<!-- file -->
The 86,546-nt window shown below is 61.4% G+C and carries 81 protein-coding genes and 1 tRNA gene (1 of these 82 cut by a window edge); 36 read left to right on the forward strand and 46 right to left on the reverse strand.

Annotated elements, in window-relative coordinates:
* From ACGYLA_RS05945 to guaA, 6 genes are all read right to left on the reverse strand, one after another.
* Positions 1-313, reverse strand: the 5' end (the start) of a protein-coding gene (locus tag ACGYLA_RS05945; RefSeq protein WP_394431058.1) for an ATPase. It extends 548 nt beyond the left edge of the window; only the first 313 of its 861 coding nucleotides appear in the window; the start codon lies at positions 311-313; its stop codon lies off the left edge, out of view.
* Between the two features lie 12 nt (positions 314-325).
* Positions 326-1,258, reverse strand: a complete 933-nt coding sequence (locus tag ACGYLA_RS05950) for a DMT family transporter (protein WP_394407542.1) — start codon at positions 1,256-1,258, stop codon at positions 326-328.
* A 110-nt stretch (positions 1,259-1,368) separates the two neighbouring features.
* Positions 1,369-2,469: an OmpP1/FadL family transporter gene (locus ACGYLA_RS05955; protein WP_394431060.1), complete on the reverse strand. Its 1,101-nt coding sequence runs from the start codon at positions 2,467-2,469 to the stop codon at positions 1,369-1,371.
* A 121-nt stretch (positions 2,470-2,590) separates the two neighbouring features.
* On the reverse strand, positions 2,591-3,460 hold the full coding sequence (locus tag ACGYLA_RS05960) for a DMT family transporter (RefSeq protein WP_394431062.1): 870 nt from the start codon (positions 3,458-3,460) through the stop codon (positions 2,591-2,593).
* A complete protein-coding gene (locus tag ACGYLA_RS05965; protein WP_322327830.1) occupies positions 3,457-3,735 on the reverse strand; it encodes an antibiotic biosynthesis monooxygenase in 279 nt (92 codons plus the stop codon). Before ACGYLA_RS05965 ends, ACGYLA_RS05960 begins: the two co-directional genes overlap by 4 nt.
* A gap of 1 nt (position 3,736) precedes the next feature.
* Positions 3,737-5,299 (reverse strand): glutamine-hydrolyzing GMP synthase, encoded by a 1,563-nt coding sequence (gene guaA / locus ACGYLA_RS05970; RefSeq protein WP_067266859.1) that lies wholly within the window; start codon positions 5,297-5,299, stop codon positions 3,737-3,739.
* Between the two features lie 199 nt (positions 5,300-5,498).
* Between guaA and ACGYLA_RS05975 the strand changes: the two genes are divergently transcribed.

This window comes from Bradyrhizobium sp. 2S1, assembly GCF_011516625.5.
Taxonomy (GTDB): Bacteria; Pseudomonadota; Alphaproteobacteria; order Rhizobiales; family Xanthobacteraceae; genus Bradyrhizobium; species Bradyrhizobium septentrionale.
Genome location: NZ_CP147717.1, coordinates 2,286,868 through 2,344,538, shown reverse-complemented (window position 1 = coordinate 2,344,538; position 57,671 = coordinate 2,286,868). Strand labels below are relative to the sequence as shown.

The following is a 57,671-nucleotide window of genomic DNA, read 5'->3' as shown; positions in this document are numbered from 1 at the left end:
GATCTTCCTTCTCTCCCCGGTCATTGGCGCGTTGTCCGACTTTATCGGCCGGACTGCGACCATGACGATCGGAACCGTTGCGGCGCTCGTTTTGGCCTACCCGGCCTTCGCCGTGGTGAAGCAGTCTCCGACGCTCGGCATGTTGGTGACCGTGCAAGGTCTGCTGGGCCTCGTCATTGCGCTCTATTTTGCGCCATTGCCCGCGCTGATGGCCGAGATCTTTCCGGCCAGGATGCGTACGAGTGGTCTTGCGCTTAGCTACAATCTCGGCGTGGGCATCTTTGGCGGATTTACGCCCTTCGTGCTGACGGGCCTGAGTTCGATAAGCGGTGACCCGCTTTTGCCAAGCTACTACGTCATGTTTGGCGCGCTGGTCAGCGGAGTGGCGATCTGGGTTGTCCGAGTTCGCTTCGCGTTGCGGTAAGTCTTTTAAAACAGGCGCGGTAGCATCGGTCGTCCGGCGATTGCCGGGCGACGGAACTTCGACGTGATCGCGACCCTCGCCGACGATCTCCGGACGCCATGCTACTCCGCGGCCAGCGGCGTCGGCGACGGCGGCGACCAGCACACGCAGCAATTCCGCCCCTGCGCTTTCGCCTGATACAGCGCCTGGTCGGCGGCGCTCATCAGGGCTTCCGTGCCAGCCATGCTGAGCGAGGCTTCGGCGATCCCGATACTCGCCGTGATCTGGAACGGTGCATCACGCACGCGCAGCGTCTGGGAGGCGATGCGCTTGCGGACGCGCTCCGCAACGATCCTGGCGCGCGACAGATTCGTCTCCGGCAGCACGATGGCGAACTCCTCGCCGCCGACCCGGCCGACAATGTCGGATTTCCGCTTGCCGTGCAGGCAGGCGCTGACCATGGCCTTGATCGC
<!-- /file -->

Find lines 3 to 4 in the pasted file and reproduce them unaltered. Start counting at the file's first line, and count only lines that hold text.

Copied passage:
* From ACGYLA_RS05945 to guaA, 6 genes are all read right to left on the reverse strand, one after another.
* Positions 1-313, reverse strand: the 5' end (the start) of a protein-coding gene (locus tag ACGYLA_RS05945; RefSeq protein WP_394431058.1) for an ATPase. It extends 548 nt beyond the left edge of the window; only the first 313 of its 861 coding nucleotides appear in the window; the start codon lies at positions 311-313; its stop codon lies off the left edge, out of view.